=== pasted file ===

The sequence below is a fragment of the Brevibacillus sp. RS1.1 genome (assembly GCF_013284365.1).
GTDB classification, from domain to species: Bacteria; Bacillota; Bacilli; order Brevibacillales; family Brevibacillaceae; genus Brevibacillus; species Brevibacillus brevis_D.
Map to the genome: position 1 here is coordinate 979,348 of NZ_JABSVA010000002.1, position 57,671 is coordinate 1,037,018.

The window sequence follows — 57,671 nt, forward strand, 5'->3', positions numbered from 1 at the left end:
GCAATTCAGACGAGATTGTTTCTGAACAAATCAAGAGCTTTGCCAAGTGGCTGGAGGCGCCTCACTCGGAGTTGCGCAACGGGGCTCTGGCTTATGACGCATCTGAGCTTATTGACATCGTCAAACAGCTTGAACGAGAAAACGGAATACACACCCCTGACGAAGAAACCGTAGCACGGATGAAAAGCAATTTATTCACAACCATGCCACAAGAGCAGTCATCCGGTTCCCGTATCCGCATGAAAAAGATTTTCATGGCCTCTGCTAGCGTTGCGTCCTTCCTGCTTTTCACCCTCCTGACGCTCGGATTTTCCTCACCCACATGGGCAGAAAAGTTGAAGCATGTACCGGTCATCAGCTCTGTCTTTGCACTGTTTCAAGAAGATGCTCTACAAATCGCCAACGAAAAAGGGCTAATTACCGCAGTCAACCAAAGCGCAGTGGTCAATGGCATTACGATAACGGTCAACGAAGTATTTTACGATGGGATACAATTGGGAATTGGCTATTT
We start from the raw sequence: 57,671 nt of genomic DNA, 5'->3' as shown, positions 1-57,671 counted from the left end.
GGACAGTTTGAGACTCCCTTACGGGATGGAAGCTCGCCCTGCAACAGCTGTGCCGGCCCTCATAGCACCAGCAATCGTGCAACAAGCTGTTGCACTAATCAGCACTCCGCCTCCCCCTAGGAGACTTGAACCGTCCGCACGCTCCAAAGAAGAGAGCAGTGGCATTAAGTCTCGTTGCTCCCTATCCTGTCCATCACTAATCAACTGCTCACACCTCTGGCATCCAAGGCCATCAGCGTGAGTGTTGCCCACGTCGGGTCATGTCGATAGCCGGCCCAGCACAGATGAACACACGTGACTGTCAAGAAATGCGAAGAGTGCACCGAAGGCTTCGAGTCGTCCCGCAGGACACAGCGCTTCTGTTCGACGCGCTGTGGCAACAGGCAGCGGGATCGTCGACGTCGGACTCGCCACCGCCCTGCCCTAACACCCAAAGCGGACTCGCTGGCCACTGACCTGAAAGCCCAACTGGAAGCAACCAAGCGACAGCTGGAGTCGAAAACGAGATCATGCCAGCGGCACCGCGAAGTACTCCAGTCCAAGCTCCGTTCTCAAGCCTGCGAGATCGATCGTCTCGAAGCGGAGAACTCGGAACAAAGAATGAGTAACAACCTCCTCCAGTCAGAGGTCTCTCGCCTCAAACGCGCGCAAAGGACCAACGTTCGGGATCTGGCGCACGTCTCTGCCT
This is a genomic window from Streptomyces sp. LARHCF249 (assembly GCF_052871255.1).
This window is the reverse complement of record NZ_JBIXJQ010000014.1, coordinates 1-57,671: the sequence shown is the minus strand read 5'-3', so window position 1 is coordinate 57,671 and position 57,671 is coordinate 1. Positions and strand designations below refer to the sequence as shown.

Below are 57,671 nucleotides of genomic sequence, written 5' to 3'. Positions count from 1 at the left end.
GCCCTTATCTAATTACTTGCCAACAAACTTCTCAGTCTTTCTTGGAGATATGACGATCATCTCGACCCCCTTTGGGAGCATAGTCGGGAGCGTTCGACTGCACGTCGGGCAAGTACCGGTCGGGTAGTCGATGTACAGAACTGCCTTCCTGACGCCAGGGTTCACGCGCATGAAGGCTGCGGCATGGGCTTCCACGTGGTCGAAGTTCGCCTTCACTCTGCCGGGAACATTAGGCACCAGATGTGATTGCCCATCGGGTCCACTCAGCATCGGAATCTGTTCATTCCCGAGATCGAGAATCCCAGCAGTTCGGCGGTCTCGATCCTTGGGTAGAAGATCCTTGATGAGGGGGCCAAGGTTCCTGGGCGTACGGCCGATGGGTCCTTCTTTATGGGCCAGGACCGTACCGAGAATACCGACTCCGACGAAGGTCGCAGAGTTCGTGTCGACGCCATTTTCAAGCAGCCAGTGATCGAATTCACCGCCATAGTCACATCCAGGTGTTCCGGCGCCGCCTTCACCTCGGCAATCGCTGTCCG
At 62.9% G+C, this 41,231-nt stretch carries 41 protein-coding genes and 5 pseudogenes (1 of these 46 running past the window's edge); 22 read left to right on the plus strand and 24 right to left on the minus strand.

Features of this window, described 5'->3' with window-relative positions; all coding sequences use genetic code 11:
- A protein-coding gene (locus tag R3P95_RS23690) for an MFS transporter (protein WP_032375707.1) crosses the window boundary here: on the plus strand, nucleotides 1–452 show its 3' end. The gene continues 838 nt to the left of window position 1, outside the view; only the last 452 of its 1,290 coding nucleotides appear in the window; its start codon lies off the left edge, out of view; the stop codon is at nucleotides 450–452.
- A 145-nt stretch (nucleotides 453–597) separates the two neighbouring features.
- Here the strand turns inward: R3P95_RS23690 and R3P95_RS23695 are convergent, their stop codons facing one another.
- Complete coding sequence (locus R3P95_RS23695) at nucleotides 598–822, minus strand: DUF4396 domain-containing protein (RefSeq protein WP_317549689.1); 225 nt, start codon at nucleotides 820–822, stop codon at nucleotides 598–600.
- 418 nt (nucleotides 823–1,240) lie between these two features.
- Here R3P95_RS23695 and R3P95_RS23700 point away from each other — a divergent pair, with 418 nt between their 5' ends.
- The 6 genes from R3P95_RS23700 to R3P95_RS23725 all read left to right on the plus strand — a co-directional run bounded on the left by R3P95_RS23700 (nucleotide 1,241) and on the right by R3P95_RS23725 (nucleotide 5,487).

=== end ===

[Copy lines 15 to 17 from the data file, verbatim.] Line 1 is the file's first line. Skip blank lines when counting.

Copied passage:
- A 145-nt stretch (nucleotides 453–597) separates the two neighbouring features.
- Here the strand turns inward: R3P95_RS23690 and R3P95_RS23695 are convergent, their stop codons facing one another.
- Complete coding sequence (locus R3P95_RS23695) at nucleotides 598–822, minus strand: DUF4396 domain-containing protein (RefSeq protein WP_317549689.1); 225 nt, start codon at nucleotides 820–822, stop codon at nucleotides 598–600.